return(0);
}

void accessSolutionVar(solnSubVar_t var,  uint8_t action, ...) {
	va_list argList;
	uint32_t setVal = 0;
	void * getPtr = 0;

	//Initialize the argument list
	va_start(argList, action);
	if(action == SET) {
		setVal = (uint32_t)va_arg(argList, uint32_t);
	}
	else if(action == GET) {
		getPtr = va_arg(argList, void *);
	}
	else {
		printf("ERROR - accessSolutionVar(): invalid action argument.\n");
		return;
	}

	switch(var) {
		case FOO1 :
			if(action == SET) {
				currSolution.foo1 = (uint8_t)(setVal & 0x000000FF);
			}
			else {
				*(uint8_t *)getPtr = currSolution.foo1;
			}
			break;
		case FOO2 :
			if(action == SET) {
				currSolution.foo2 = (uint8_t)(setVal & 0x000000FF);
			}
			else {
				*(uint8_t *)getPtr = currSolution.foo2;
			}
			break;
		case FOO3 :
			if(action == SET) {
				currSolution.foo3 = (uint16_t)(setVal & 0x0000FFFF);
			}
			else {
				*(uint16_t *)getPtr = currSolution.foo3;
			}
			break;
		case FOO4 :
			if(action == SET) {
				currSolution.foo4 = (int32_t)setVal;
			}
			else {
				*(int32_t *)getPtr = currSolution.foo4;
			}
			break;
		default :
			printf("ERROR - accessSolutionVar: invalid type argument.\n");
			break;
	}
}

In this test, the 8 bit and 16 bit variables work fine, but the 32 bit test causes a segmentation fault.

If I change the code a little, it works fine. Note, I changed the 32 bit pointer (in main) to an actual 32 bit number, and passed its address to the function.

int main(void) {
	uint8_t *val;
	uint16_t *val16;
	int32_t  val32;

	accessSolutionVar(FOO1, GET, (void *)val);
	printf("Before: currSolution.changeFlag: %d\n", *val);
	accessSolutionVar(FOO1, SET, 12);
	accessSolutionVar(FOO1, GET, (void *)val);
	printf("After: currSolution.changeFlag: %d\n", *val);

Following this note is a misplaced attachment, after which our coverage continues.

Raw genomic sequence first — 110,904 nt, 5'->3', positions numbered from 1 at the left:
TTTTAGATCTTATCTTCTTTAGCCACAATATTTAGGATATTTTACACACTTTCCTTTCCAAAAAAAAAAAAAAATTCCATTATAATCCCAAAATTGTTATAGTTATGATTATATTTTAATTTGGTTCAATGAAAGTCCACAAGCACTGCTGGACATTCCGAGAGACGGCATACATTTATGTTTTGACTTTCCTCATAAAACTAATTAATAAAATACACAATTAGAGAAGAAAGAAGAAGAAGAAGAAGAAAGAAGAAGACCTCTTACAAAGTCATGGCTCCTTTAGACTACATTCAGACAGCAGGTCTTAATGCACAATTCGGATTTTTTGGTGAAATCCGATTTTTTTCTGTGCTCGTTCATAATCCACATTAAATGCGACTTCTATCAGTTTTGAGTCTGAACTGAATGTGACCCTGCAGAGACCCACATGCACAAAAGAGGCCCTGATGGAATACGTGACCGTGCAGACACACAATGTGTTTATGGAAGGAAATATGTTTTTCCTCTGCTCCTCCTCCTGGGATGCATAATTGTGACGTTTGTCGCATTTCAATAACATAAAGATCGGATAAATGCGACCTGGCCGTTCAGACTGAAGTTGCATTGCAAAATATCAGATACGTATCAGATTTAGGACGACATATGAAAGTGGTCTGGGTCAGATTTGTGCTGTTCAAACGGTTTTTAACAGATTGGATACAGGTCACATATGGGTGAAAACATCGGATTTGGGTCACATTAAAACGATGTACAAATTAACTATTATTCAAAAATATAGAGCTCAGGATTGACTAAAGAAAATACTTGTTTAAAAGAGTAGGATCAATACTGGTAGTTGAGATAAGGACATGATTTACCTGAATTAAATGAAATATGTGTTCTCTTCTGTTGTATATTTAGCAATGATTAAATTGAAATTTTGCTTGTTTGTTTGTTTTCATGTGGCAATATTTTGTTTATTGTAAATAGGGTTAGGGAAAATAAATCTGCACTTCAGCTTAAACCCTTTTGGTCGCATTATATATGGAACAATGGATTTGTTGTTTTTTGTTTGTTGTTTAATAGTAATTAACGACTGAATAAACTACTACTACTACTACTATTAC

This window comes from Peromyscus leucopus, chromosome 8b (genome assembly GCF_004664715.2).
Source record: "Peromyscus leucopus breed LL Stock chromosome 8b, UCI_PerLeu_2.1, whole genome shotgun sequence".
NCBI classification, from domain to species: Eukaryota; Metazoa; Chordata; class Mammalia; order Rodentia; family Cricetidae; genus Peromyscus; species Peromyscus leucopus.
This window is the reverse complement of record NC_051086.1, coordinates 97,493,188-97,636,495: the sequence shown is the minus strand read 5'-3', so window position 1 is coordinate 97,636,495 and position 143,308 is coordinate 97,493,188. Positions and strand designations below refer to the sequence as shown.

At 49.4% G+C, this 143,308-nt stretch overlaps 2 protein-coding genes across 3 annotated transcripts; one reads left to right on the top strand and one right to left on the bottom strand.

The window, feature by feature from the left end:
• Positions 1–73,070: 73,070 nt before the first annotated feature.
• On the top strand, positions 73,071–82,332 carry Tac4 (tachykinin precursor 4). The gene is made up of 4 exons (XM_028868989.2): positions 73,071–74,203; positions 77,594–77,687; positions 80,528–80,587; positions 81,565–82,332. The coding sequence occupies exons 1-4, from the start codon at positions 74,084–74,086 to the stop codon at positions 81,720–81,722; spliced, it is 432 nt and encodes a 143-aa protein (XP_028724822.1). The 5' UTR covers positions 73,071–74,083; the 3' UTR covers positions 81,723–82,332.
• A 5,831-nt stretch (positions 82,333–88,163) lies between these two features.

printf("\n\n");

	accessSolutionVar(FOO3, GET, (void *)val16);
	printf("Before: currSolution.speed: %d\n", *val16);
	accessSolutionVar(FOO3, SET, 300);
	accessSolutionVar(FOO3, GET, (void *)val16);
	printf("After: currSolution.changeFlag: %d\n", *val16);

	printf("\n\n");
	accessSolutionVar(FOO4, GET, &val32);
	printf("Before: currSolution.changeFlag: %ld\n", val32);
	accessSolutionVar(FOO4, SET, 268435454);
	accessSolutionVar(FOO4, GET, &val32);
	printf("After: currSolution.changeFlag: %ld\n",val32);

	return(0);
}

I am running the test code on a pc (not an AVR) -- could this be the reason I am seeing this seg fault?

As I understand it, all addresses in an AVR are 16 bits, whether it points to a char or a 32 bit signed integer. Why would these two cases behave differently?

Edit: When I try this on an actual AVR, the behavior is similar, but not identical. On the AVR, the 8 case works normally with a pointer declared in the calling function, but neither the 16 nor the 32 bit work. Again, if I change the calling function to declare an actual 16 (or 32) bit number, and pass the address to the function, it works normally (as expected). I am confused...

Science is not consensus. Science is numbers.

  • 1
  • 2
  • 3
  • 4
  • 5
Total votes: 0

But it's still not a variadic function, every invocation has three parameters.

  • 1
  • 2
  • 3
  • 4
  • 5
Total votes: 0

I get that. Right now, I'm trying to figure out why it behaves differently when I pass a declared int32_t pointer versus an address of a declared int32_t.

Science is not consensus. Science is numbers.

  • 1
  • 2
  • 3
  • 4
  • 5
Total votes: 0

hobbss wrote:
I am running the test code on a pc (not an AVR) -- could this be the reason I am seeing this seg fault?
I do not know what compiler you are using on the PC, but I am pretty sure that most modern compilers have options to enable pedantic error/warning checks. Use them!

For example, /Wall /WX for Microsoft's; -Wall -Werror for gcc. gcc also has some additional ones. For example, here is what I use: -Wextra -Wstrict-prototypes -Wundef -Wall -Werror.

  • 1
  • 2
  • 3
  • 4
  • 5
Total votes: 0

Quote:
In this test, the 8 bit and 16 bit variables work fine,
Pure luck. None of your test pointers is initialized, and therefore all point to random locations.

Quote:
but the 32 bit test causes a segmentation fault.
And that happens with less luck when using random pointers.

Stefan Ernst

  • 1
  • 2
  • 3
  • 4
  • 5
Total votes: 0

ezharkov -- good tip. I sometimes use mingcw and sometimes cygwin gcc.

stefan: you are [as always] correct. I had a serious mental lapse yesterday with regards to pointers. I actually woke up at 4am today with an epiphany about the pointers -- of course they need to be initialized. Is it truly luck with the 8 bit case, or is it due to the fact that the variable size is smaller than the address size of the pointer (16 bit)?

Science is not consensus. Science is numbers.